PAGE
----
On 28 November 2013 the European Commission proposed the draft directive on the protection of undisclosed know-how and business information (trade secrets) against their unlawful acquisition, use and disclosure. On 9 December 2013 the proposal, with procedure no. 2013/0402 (COD), was announced in the European Parliament. Currently we’re awaiting the first reading and decision by the committees of the EP.
A recent survey (November 2012) has shown that 20% of the businesses suffered at least one attempt to steal its trade secrets in the last ten years. In addition, the impact assessment reveals that very few member states have incorporated the protection of trade secrets into their national laws. This makes it difficult to determine when and how trade secrets should be protected. Consequently, one can identify two resulting problems: 1) sub-optimal incentives for cross-border innovation activities, and 2) reduced competitiveness.
The EU’s objective is to improve the legal protection of trade secrets of European businesses against misappropriation. This requires a common definition of “trade secrets”, which can be found in art. 2(1) of the proposal:
‘trade secret” means information which meets all of the following requirements:
- is secret in the sense that it is not, as a body or in the precise configuration and assembly of its components, generally known among or readily accessible to persons within the circles that normally deal with the kind of information in question;
- has commercial value because it is secret;
- has been subject to reasonable steps under the circumstances, by the person lawfully in control of the information, to keep it secret.’
The proposal also marks the circumstances under which the acquisition, use and disclosure of a trade secret is unlawful, thus entitling the trade secret holder to seek the application of certain measures and remedies. A non-exhaustive list of means by which one can achieve unlawful acquisition of trade secrets is provided – these include unauthorized access, theft, bribery and other conduct which is considered contrary to honest commercial practices:
‘The acquisition of a trade secret without the consent of the trade secret holder shall be considered unlawful whenever carried out intentionally or with gross negligence by:
- unauthorised access to or copy of any documents, objects, materials, substances or electronic files, lawfully under the control of the trade secret holder, containing the trade secret or from which the trade secret can be deduced;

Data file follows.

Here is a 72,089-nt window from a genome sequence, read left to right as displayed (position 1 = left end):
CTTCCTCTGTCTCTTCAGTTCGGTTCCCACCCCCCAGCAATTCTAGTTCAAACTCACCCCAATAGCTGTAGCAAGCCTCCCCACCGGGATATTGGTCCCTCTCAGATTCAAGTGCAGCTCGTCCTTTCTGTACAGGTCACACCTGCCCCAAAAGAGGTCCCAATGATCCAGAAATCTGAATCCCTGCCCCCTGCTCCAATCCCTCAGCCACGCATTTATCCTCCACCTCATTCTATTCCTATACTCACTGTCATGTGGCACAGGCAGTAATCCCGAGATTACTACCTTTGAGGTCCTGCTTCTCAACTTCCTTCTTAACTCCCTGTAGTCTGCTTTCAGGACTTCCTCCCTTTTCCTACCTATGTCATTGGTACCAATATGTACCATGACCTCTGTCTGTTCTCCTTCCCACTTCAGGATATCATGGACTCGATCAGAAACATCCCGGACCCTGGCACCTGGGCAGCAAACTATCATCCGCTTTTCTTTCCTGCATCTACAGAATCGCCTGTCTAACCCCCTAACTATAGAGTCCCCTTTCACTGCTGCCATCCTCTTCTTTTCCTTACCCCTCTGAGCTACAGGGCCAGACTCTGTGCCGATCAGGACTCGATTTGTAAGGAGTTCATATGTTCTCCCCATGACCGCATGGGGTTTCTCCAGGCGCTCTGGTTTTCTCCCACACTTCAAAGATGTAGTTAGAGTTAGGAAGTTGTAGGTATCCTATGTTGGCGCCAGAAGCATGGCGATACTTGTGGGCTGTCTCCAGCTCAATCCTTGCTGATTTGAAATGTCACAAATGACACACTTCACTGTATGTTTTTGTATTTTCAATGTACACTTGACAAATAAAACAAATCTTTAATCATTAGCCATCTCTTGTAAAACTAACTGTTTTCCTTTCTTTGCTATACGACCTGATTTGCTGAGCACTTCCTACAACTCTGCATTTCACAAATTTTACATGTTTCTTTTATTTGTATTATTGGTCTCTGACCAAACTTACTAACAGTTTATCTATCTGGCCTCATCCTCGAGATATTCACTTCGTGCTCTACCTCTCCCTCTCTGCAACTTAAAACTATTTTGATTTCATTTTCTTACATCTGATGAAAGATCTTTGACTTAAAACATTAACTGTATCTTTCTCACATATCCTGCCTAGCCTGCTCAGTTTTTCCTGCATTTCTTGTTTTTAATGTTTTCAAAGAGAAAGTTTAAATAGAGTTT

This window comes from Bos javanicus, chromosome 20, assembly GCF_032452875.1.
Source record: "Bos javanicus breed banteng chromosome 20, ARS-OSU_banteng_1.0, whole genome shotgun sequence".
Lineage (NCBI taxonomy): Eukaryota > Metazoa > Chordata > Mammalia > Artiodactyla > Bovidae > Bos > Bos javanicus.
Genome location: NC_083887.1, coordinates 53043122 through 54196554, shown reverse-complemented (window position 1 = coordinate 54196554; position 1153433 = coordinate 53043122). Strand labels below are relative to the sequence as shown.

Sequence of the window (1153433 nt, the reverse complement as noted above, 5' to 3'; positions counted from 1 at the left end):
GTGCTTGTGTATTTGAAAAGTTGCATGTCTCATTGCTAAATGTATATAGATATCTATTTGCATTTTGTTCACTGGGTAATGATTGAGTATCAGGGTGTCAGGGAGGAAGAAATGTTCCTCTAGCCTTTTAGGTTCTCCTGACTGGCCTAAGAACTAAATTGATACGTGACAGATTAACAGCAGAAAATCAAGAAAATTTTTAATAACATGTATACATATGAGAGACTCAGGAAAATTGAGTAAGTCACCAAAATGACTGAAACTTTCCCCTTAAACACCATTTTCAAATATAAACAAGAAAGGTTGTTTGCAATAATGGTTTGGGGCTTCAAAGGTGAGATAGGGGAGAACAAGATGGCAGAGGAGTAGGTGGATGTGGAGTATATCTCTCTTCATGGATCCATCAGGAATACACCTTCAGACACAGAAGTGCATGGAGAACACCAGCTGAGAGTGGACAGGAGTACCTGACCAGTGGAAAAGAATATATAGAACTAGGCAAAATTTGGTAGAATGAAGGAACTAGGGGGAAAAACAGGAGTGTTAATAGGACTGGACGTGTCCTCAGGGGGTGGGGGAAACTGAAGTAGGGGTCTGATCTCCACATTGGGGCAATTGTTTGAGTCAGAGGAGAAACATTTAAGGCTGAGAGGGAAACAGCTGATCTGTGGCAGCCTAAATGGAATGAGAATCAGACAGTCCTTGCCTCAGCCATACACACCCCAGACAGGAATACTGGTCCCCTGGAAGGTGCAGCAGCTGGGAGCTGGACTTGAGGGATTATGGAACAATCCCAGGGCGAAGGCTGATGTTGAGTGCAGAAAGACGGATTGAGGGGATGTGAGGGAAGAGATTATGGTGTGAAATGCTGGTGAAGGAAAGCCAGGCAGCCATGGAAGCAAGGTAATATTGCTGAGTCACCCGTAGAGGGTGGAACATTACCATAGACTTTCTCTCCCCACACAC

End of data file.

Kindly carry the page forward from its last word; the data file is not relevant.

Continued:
- breach or inducement to breach a confidentiality agreement or any other duty to maintain secrecy;
- any other conduct which, under the circumstances, is considered contrary to honest commercial practices.’
It is important to keep in mind that these actions have to be carried out without the consent of the trade secret holder. In addition, for the acquisition to be considered unlawful it has to be intentionally or with gross negligence. The same goes for the use or disclosure of trade secrets in art. 3(3) of the proposal:
‘3. The use or disclosure of a trade secret shall be considered unlawful whenever carried out, without the consent of the trade secret holder, intentionally or with gross negligence, by a person who is found to meet any of the following conditions:
- has acquired the trade secret unlawfully;
- is in breach of a confidentiality agreement or any other duty to maintain secrecy of the trade secret;
- is in breach of a contractual or any other duty to limit the use of the trade secret.
4. The use or disclosure of a trade secret shall also be considered unlawful whenever a person, at the time of use or disclosure, knew or should, under the circumstances, have known that the trade secret was obtained from another person who was using or disclosing the trade secret unlawfully within the meaning of the paragraph 3.’
However, art. 3(4) shows that the use of a trade secret by a third party not directly involved in the original unlawful acquisition, use or disclosure is also unlawful, whenever that third party was aware, should have been aware, or was given notice, of the original unlawful act. In this case the unlawful act does not have to be carried out intentionally or with gross negligence.
The measures and procedures that should be made available to the holder of a trade secret are also formulated. According to art. 5 ‘Member States shall provide for the measures, procedures and remedies necessary to ensure the availability of civil redress against unlawful acquisition, use and disclosure of trade secrets.’ In section 2 of Chapter III the interim and precautionary measures are provided, namely interlocutory injunctions or precautionary seizure of infringing goods (art. 9). Section 3 provides for measures that may be ordered with the decision. This Directive will also make it easier to recall infringing goods from the market (art. 11) and the trade secret holder can be awarded damages (art. 13).
We will keep you updated on relevant developments.
By: Joost Becker